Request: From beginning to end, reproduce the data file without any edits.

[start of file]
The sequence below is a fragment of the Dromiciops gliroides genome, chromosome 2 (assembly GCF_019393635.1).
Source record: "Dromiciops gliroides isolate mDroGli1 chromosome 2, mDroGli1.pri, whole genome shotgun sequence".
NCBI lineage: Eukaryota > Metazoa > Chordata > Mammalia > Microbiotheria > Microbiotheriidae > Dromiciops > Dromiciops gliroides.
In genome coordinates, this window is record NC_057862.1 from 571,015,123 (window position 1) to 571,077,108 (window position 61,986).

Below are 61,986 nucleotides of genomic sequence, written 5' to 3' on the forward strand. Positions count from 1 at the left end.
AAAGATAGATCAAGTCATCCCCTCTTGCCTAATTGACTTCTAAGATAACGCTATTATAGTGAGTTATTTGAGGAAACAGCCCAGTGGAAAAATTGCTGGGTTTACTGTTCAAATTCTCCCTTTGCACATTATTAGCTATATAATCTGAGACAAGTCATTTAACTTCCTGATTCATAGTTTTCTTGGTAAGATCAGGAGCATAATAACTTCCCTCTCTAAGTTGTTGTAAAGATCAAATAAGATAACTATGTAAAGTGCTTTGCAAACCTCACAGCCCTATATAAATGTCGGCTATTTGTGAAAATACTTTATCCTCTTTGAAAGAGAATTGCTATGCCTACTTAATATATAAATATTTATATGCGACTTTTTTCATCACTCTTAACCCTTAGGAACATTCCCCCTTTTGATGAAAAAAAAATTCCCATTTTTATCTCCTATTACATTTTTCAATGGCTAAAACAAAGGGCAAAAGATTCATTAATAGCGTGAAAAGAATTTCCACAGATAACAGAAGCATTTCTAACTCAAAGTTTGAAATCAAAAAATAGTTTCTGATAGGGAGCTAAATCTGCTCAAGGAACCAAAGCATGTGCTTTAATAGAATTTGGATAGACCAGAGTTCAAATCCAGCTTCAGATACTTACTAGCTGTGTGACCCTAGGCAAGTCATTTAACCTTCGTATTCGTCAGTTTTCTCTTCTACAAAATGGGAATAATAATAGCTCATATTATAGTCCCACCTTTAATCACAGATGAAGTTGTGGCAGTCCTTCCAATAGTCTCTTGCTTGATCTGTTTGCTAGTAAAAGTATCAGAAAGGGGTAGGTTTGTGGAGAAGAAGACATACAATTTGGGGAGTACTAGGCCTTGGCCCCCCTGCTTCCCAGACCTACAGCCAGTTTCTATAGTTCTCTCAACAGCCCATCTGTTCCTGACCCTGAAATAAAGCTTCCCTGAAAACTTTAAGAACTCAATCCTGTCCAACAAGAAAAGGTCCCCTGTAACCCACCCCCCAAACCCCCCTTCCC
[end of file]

The sequence below is a fragment of the Dromiciops gliroides genome, chromosome 2 (assembly GCF_019393635.1).
Source record: "Dromiciops gliroides isolate mDroGli1 chromosome 2, mDroGli1.pri, whole genome shotgun sequence".
NCBI lineage: Eukaryota > Metazoa > Chordata > Mammalia > Microbiotheria > Microbiotheriidae > Dromiciops > Dromiciops gliroides.
In genome coordinates, this window is record NC_057862.1 from 571,015,123 (window position 1) to 571,077,108 (window position 61,986).

Below are 61,986 nucleotides of genomic sequence, written 5' to 3' on the forward strand. Positions count from 1 at the left end.
AAAGATAGATCAAGTCATCCCCTCTTGCCTAATTGACTTCTAAGATAACGCTATTATAGTGAGTTATTTGAGGAAACAGCCCAGTGGAAAAATTGCTGGGTTTACTGTTCAAATTCTCCCTTTGCACATTATTAGCTATATAATCTGAGACAAGTCATTTAACTTCCTGATTCATAGTTTTCTTGGTAAGATCAGGAGCATAATAACTTCCCTCTCTAAGTTGTTGTAAAGATCAAATAAGATAACTATGTAAAGTGCTTTGCAAACCTCACAGCCCTATATAAATGTCGGCTATTTGTGAAAATACTTTATCCTCTTTGAAAGAGAATTGCTATGCCTACTTAATATATAAATATTTATATGCGACTTTTTTCATCACTCTTAACCCTTAGGAACATTCCCCCTTTTGATGAAAAAAAAATTCCCATTTTTATCTCCTATTACATTTTTCAATGGCTAAAACAAAGGGCAAAAGATTCATTAATAGCGTGAAAAGAATTTCCACAGATAACAGAAGCATTTCTAACTCAAAGTTTGAAATCAAAAAATAGTTTCTGATAGGGAGCTAAATCTGCTCAAGGAACCAAAGCATGTGCTTTAATAGAATTTGGATAGACCAGAGTTCAAATCCAGCTTCAGATACTTACTAGCTGTGTGACCCTAGGCAAGTCATTTAACCTTCGTATTCGTCAGTTTTCTCTTCTACAAAATGGGAATAATAATAGCTCATATTATAGTCCCACCTTTAATCACAGATGAAGTTGTGGCAGTCCTTCCAATAGTCTCTTGCTTGATCTGTTTGCTAGTAAAAGTATCAGAAAGGGGTAGGTTTGTGGAGAAGAAGACATACAATTTGGGGAGTACTAGGCCTTGGCCCCCCTGCTTCCCAGACCTACAGCCAGTTTCTATAGTTCTCTCAACAGCCCATCTGTTCCTGACCCTGAAATAAAGCTTCCCTGAAAACTTTAAGAACTCAATCCTGTCCAACAAGAAAAGGTCCCCTGTAACCCACCCCCCAAACCCCCCTTCCC